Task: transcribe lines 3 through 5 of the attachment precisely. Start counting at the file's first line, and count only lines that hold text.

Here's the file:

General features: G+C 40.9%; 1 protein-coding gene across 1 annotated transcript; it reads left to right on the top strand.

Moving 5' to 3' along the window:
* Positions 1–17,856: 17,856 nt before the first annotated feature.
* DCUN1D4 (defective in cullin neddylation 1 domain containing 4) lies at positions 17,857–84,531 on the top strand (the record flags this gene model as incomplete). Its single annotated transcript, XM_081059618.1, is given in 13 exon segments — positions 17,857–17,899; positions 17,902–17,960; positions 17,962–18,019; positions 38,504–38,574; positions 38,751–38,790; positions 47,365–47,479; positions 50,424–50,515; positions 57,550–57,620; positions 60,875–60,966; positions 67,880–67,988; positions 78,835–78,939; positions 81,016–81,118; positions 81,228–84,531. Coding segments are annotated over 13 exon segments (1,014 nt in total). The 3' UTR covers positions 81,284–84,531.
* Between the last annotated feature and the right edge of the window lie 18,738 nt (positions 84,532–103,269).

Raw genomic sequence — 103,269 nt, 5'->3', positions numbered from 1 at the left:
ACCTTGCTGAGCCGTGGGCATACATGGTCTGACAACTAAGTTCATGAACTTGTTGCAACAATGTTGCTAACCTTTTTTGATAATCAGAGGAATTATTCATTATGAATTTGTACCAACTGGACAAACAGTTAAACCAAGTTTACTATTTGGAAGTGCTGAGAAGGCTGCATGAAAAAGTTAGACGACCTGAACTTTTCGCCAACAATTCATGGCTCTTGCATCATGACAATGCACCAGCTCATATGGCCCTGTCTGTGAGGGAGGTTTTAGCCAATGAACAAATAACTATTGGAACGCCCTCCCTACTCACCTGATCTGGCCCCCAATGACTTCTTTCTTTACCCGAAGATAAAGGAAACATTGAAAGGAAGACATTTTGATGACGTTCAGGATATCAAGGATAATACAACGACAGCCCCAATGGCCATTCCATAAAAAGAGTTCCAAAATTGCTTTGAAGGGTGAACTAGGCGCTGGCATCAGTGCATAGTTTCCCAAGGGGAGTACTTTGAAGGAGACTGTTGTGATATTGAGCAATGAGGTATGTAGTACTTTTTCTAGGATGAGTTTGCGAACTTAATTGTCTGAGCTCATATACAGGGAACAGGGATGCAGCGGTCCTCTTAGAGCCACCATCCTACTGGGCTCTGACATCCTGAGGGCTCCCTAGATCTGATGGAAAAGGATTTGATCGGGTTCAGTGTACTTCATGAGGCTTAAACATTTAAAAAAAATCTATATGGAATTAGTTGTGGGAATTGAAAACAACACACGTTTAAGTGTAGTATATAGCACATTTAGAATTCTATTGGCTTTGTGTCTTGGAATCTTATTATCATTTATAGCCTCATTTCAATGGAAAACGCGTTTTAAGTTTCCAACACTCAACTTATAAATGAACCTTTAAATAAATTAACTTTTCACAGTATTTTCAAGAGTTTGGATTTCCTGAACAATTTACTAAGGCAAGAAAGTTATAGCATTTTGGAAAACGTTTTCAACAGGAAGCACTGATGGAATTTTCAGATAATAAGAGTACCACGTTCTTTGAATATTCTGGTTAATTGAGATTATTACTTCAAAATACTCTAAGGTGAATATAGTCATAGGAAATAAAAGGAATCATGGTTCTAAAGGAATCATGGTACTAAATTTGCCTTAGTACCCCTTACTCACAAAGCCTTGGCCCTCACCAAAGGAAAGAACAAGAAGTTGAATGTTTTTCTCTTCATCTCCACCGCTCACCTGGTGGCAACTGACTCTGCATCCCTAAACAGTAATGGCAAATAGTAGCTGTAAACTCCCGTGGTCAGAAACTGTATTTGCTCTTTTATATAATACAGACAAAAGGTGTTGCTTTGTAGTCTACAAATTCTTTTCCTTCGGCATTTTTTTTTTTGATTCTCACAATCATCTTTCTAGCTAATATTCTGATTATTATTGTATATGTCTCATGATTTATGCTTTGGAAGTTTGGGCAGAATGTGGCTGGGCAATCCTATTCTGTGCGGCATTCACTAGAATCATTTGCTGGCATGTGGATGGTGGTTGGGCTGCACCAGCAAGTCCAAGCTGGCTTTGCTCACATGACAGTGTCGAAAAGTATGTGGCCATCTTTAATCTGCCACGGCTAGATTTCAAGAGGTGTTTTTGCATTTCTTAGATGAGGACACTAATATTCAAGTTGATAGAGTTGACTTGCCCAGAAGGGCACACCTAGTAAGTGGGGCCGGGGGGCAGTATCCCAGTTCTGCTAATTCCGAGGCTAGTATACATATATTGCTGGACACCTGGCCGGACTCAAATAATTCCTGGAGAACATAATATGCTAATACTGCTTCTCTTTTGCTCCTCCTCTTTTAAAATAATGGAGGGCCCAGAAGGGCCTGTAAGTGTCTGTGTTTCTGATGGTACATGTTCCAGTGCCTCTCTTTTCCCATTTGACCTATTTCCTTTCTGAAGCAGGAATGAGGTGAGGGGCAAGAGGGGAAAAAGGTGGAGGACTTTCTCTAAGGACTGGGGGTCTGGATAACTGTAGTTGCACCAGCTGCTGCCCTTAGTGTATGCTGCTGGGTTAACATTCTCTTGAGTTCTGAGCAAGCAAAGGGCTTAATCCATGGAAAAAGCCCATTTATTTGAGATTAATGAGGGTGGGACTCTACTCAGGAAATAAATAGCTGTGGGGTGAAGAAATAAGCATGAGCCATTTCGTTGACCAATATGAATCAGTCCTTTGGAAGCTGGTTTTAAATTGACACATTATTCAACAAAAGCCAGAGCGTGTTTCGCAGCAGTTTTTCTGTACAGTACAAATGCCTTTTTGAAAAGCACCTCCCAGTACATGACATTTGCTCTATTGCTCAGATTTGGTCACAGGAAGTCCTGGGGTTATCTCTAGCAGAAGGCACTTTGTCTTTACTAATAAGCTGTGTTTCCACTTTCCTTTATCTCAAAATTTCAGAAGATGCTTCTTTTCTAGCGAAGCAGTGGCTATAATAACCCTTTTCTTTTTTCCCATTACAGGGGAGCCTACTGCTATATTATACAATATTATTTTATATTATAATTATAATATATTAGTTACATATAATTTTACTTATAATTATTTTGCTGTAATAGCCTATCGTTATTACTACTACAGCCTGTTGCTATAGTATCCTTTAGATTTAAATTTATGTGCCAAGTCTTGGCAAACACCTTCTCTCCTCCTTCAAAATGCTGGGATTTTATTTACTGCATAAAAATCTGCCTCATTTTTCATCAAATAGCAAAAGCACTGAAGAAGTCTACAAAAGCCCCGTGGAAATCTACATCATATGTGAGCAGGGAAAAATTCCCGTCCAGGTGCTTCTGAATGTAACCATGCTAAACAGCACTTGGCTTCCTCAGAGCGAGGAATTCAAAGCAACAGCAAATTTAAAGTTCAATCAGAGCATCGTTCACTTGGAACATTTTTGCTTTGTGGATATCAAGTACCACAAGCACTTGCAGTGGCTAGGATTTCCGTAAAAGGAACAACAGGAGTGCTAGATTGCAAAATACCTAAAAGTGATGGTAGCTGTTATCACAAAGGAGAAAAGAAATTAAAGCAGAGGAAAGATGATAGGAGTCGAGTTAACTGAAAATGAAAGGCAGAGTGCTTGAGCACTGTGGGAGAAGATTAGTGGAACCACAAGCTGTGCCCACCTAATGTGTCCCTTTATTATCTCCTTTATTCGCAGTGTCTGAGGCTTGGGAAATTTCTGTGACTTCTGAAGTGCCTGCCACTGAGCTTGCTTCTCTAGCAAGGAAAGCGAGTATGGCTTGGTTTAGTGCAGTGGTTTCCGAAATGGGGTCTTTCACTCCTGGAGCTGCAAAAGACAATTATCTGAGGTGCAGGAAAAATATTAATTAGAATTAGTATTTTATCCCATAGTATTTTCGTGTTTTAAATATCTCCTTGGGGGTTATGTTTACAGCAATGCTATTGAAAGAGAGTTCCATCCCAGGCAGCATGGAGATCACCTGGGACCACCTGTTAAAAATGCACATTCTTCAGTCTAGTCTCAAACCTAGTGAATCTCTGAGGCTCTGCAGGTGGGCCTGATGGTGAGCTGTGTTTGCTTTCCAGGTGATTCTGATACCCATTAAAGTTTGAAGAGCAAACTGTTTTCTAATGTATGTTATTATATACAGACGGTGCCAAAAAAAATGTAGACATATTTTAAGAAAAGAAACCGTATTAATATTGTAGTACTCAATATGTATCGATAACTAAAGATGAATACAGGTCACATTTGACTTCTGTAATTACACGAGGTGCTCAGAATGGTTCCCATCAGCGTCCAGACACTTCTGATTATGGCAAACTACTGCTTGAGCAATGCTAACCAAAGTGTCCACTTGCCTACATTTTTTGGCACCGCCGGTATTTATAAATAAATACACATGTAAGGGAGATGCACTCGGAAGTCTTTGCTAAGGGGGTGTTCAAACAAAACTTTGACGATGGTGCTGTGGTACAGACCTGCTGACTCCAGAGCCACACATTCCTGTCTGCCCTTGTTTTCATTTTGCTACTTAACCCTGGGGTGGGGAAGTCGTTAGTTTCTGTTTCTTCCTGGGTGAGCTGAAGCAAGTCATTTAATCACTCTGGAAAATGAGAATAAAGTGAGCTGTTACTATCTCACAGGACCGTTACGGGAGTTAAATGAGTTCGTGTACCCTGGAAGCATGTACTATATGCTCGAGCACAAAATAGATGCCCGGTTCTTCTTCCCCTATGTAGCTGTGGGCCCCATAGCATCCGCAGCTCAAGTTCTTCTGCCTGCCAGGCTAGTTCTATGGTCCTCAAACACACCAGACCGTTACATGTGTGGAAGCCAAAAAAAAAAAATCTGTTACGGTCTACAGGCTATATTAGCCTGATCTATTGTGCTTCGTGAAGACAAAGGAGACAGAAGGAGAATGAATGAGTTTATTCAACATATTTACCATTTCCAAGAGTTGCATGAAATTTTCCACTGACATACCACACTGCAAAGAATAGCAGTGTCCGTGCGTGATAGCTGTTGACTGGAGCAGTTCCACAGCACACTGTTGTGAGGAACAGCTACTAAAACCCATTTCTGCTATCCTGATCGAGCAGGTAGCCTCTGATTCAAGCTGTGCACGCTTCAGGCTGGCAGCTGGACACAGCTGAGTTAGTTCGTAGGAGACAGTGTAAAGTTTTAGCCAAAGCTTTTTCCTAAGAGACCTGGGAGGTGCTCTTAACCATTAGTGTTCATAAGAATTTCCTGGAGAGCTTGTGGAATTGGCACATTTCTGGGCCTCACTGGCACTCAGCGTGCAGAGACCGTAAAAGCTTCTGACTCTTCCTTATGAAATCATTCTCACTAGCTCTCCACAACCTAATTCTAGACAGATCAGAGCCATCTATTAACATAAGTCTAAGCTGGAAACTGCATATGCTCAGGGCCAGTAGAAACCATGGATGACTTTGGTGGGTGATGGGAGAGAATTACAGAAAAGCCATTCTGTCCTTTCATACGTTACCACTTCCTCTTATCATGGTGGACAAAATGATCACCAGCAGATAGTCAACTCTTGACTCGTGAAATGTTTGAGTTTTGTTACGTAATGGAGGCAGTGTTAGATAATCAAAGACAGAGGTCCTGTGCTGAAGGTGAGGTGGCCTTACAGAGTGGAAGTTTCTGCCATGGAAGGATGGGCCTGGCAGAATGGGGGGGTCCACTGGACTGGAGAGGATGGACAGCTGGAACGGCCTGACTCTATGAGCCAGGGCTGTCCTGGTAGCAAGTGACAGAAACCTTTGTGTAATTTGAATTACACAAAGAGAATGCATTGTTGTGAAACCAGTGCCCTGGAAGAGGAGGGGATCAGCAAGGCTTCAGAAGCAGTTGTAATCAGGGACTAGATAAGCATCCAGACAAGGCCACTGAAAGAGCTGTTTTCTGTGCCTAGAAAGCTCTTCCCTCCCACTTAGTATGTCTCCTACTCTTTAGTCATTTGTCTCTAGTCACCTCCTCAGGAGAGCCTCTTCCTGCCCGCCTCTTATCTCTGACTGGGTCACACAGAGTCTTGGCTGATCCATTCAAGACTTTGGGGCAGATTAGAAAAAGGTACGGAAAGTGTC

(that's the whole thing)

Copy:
* Positions 1–17,856: 17,856 nt before the first annotated feature.
* DCUN1D4 (defective in cullin neddylation 1 domain containing 4) lies at positions 17,857–84,531 on the top strand (the record flags this gene model as incomplete). Its single annotated transcript, XM_081059618.1, is given in 13 exon segments — positions 17,857–17,899; positions 17,902–17,960; positions 17,962–18,019; positions 38,504–38,574; positions 38,751–38,790; positions 47,365–47,479; positions 50,424–50,515; positions 57,550–57,620; positions 60,875–60,966; positions 67,880–67,988; positions 78,835–78,939; positions 81,016–81,118; positions 81,228–84,531. Coding segments are annotated over 13 exon segments (1,014 nt in total). The 3' UTR covers positions 81,284–84,531.
* Between the last annotated feature and the right edge of the window lie 18,738 nt (positions 84,532–103,269).